A daily cup of tea may lower your risk of dementia by 50%

Tea is one of the most beloved beverages around the world with the most popular varieties being green, black, and oolong.

Tea has been used for its healing properties in traditional medicine for quite along. In addition, modern studies have revealed that plant compounds in tea play a critical in reducing the risk of chronic conditions, such as cancer, obesity, diabetes, and heart disease.

However, the bottom line is; have tea moderately to maximize its health benefits. Exceeding 3–4 cups (710–950 ml) per day could have some negative ramifications on your health.

A study published in The Journal of Nutrition, Health & Aging found that drinking a daily cup of tea can cut the risk of developing dementia by 50 percent. Moreover, the drink is important to those people who carry the APOE e4 gene; a gene that puts them at higher risk for Alzheimer’s disease. 

Alzheimer’s disease increases the risk of developing dementia.

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The bioactive compounds in tea leaves such as catechins, theaflavins, thearubigins, and L-theanine, have anti-inflammatory properties and antioxidants that protect the brain from vascular damage and neurodegeneration.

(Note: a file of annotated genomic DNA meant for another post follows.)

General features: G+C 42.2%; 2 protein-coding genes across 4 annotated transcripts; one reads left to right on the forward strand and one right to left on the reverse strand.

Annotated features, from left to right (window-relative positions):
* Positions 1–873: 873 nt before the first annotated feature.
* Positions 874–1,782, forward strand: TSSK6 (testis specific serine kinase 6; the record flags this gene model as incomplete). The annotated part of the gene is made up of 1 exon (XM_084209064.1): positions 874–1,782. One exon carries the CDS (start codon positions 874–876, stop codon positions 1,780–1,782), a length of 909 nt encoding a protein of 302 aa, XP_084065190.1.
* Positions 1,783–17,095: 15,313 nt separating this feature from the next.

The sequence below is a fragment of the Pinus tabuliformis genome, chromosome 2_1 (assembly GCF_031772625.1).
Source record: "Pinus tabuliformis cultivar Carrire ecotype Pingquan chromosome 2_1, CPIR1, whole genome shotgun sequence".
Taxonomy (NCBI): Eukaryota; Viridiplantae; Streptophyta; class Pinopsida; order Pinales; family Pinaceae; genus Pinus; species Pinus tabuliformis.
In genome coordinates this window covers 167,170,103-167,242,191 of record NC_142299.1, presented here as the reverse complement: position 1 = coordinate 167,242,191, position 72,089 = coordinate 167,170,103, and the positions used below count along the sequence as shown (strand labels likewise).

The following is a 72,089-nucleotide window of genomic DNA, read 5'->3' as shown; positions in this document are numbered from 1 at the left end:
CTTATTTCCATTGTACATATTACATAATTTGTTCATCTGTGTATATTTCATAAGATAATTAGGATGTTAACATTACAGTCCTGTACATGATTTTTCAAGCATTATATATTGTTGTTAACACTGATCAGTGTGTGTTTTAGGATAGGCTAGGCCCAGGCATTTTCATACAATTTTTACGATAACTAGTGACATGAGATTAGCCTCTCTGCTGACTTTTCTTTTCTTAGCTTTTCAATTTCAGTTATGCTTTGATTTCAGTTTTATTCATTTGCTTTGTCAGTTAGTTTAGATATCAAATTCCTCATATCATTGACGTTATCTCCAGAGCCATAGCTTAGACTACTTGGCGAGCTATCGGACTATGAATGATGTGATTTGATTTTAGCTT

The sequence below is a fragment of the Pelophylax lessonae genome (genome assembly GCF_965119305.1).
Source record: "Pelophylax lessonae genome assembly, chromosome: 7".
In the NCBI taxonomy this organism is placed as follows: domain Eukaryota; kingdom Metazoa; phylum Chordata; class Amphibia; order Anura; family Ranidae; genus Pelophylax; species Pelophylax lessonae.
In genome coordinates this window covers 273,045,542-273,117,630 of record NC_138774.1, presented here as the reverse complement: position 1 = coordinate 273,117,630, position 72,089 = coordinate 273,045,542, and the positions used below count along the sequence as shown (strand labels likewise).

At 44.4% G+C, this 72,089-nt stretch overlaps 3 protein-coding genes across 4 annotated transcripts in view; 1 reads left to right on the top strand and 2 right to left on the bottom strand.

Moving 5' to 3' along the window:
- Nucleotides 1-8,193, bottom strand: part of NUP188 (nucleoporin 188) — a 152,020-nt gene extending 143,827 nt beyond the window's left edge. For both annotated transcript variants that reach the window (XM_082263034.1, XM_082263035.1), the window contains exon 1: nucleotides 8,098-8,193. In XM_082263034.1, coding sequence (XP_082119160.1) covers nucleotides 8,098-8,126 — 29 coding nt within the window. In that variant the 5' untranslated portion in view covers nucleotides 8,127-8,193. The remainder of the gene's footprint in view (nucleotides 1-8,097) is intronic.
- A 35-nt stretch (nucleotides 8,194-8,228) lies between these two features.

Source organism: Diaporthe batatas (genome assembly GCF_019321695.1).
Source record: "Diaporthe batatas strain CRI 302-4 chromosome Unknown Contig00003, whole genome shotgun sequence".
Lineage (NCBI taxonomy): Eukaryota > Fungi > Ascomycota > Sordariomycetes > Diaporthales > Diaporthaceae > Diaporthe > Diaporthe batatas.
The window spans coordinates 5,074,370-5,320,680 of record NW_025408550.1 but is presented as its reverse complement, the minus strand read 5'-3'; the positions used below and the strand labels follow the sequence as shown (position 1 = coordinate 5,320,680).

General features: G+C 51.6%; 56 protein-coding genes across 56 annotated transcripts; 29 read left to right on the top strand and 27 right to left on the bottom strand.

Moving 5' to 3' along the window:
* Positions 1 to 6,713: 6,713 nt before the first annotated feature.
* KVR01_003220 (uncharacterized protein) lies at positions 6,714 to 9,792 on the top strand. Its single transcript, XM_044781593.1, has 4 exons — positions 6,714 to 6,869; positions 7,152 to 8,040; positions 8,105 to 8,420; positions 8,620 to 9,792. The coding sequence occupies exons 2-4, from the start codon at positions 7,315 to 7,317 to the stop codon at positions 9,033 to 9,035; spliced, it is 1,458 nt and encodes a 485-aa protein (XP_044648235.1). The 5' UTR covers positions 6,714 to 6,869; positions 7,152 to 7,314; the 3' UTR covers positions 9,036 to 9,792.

Researchers conducted a study using data from 957 study participants from China. The participants, aged 55 and above, who drank green, black, and oolong tea every day, were found to be at lower risk of dementia and Alzheimer’s.

“Tea is one of the most widely consumed beverages in the world,” said Lei, who is an assistant professor at the Department of Psychological Medicine at the National University of Singapore’s (NUS) Yong Loo Lin School of Medicine. “The data from our study suggests that a simple and inexpensive lifestyle measure such as daily tea drinking can reduce a person’s risk of developing neurocognitive disorders in late life.”

Dementia affects more than 55 million people worldwide and is on the rise. The World Health Organization (WHO) says the number of people suffering from dementia is expected to reach 78 million over the next decade and it could reach 139 million by 2050.

Sipping tea daily won’t ward off the problem of dementia and Alzheimer’s disease. But it’s worth trying since tea is readily available, inexpensive, and also tasty.

In addition, the beverage can keep your brain sharp as you age.

Also read,

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